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Britain secretly waging war in Yemen, despite denials: Report

VICE reports that UK secret services and special forces have been covertly operating in Yemen to support US operations against al-Qaeda
A Yemeni boy walks past a mural depicting a US drone and reading 'Why did you kill my family' (AFP)

Britain has played a crucial role in the United States military campaign in Yemen targeting militants from the world’s most feared franchise of al-Qaeda, VICE News exclusively revealed on Thursday.

VICE said it had uncovered “systematic collaboration” between Britain’s Secret Intelligence Services (SIS) and America’s Central Intelligence Agency (CIA) in Yemen involving collaboration on the controversial drone campaign and, separately, with British Special Forces carrying out covert operations in the war-torn Arab nation.

The news comes after Middle East Eye recently revealed that British Special Forces are conducting previously unreported operations in Libya against the Islamic State and in Somalia against al-Shabab, both with the help of their Jordanian counterparts.

Britain has always denied playing a role in the US drone campaign in Yemen which has proved controversial with human rights groups saying that a large number of civilians have been killed in the attacks. Last year, the UN said that the drones had killed more civilians than alleged al-Qaeda militants. 

In 2014, the then Foreign Office Middle East Minister Hugh Robertson said: “Drone strikes against terrorist targets in Yemen are a matter for the Yemeni and US governments.”

However, VICE, which spoke to more than two dozen current and former British, American, and Yemeni officials, revealed a series of occasions when Britain has provided crucial intelligence for the US to target AQAP militants.

One alleged incident saw UK intelligence lead to the killing of senior field commander AQAP Fahd al-Quso near a collection of farms in Wadi Rafad, southern Yemen, on 6 May 2012.

The Americans had been searching for over five years to locate Quso, who was wanted for his role in the 2000 bombing of USS Cole. They had tried and failed to kill him on four previous occasions, killing a total of 32 people in the process according to VICE.

The successful fifth attempt came, the report said, after the Americans were provided intelligence from a British MI6 agent who had infiltrated AQAP.

The strike that killed Quso also killed a civilian standing nearby – 19-year-old student Nasser Salim Lakdim, whose father said he found him “in pieces” over his death. 

VICE established in their investigation that the unidentified British agent played a crucial role in eight further operations against AQAP, including at least two strikes that also killed civilians.

At the time of the strike against Quso Britain and the US had officially stopped working together on a military level because of the latter’s so-called “signature strikes”. Instead of targeting individuals these sought to bomb groups of people who were acting “suspiciously”.

Britain considered the signature strikes “unacceptable”, according to VICE, and both countries militaries ceased intelligence sharing on Yemen.

However, as reported by the news website, the ban on intelligence sharing did not extend to SIS – or the Special Forces seconded to them - who operate beyond the rules of the military and are overseen by the Foreign and Commonwealth Office.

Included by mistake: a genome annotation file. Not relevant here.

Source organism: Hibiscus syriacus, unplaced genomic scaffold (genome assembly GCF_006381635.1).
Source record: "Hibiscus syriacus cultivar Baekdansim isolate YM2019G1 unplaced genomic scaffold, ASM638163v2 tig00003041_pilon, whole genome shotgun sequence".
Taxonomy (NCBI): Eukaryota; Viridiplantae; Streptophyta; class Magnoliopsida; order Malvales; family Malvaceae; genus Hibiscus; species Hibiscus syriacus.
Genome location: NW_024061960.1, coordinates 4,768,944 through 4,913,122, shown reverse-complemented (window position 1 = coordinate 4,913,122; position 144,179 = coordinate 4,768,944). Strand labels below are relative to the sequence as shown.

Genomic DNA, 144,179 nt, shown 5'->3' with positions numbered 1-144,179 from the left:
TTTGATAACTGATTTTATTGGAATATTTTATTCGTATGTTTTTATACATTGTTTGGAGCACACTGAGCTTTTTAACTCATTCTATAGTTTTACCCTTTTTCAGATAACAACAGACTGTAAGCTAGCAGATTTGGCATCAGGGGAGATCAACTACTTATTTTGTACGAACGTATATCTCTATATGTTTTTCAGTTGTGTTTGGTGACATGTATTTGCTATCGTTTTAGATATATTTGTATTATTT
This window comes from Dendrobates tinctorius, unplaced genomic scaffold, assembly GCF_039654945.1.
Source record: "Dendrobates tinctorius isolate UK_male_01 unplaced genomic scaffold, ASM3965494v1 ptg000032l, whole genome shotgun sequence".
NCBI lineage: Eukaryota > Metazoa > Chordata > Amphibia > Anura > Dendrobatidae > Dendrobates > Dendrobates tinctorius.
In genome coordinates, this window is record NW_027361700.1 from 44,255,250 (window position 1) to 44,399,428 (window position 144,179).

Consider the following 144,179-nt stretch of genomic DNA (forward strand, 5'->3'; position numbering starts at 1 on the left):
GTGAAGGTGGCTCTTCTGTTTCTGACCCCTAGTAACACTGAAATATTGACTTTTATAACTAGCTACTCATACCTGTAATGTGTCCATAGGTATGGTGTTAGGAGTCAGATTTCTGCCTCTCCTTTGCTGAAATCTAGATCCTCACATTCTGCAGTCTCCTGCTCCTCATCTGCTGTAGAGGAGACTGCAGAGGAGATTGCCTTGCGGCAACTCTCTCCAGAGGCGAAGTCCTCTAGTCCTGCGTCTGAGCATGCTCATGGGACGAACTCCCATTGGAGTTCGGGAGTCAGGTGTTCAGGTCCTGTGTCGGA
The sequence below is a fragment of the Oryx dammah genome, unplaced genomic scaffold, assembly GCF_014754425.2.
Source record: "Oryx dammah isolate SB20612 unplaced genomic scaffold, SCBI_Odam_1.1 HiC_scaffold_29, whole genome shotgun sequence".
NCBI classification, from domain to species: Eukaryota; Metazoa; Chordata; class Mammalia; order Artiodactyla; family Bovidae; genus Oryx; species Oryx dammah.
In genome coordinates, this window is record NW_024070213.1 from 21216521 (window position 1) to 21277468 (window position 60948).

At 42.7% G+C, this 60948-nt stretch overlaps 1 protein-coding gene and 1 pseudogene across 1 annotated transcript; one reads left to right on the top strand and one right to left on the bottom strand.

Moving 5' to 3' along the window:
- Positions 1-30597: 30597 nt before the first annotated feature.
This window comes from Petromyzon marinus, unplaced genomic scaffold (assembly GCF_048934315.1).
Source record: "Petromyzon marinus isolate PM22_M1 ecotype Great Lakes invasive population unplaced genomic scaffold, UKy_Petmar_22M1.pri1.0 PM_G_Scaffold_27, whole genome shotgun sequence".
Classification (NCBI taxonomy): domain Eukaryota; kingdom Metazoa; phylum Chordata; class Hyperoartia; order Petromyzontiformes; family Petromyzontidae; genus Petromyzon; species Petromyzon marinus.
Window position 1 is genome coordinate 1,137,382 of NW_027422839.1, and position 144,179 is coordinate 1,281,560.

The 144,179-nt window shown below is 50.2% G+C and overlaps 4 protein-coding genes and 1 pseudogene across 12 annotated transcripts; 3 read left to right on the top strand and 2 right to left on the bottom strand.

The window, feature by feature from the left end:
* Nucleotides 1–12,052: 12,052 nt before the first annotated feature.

Reprieve, a rights group that campaigns against the Yemen drone strikes, told VICE that their investigation had confirmed without doubt that Britain has played a role in the covert Yemen war.

“For years, the British government has denied any involvement in the US’s covert drone war in Yemen, saying it’s a ‘matter for the states involved’,” she said. “It’s now beyond dispute the UK is one of those states working hand in glove with the Americans to create the very kill list that drives those strikes.”

Conservative MP David Davis, who chairs the parliamentary group on drones, told VICE: “The involvement of the British state [in the Yemen drone campaign] is something that the government ought to make plain to parliament.”

Yemen is currently in the midst of a civil war pitting northern-based Houthi rebels against the Saudi-backed forces loyal to President Abd Rabbu Mansour Hadi.

Despite the war, the American drone campaign is ongoing and, according to the report, the conflict has made targeting AQAP easier, as the group holds specific territory, allowing the Americans to improve their intelligence on the group.

Ali al-Ahmadi, a former head of Yemen’s National Security Bureau, told newspapers that intelligence sharing between Britain and the US has carried on throughout the war.

An FCO spokesperson responded to VICE’s investigation by saying they have worked with local Yemeni forces to improve their capacity in dealing with the threat posed by groups including AQAP.

“We have previously provided counter-terrorism capacity building support to the Yemeni security services to increase their ability to disrupt, detain, and prosecute suspected terrorists in line with Yemeni rule of law and international human rights standards.

"Following the closure of the embassy in Sanaa in February 2015 we suspended this activity. We continue to work with regional and international partners to tackle the threat posed by terrorist organisations including AQAP […] and to build regional capacity on counterterrorism.”

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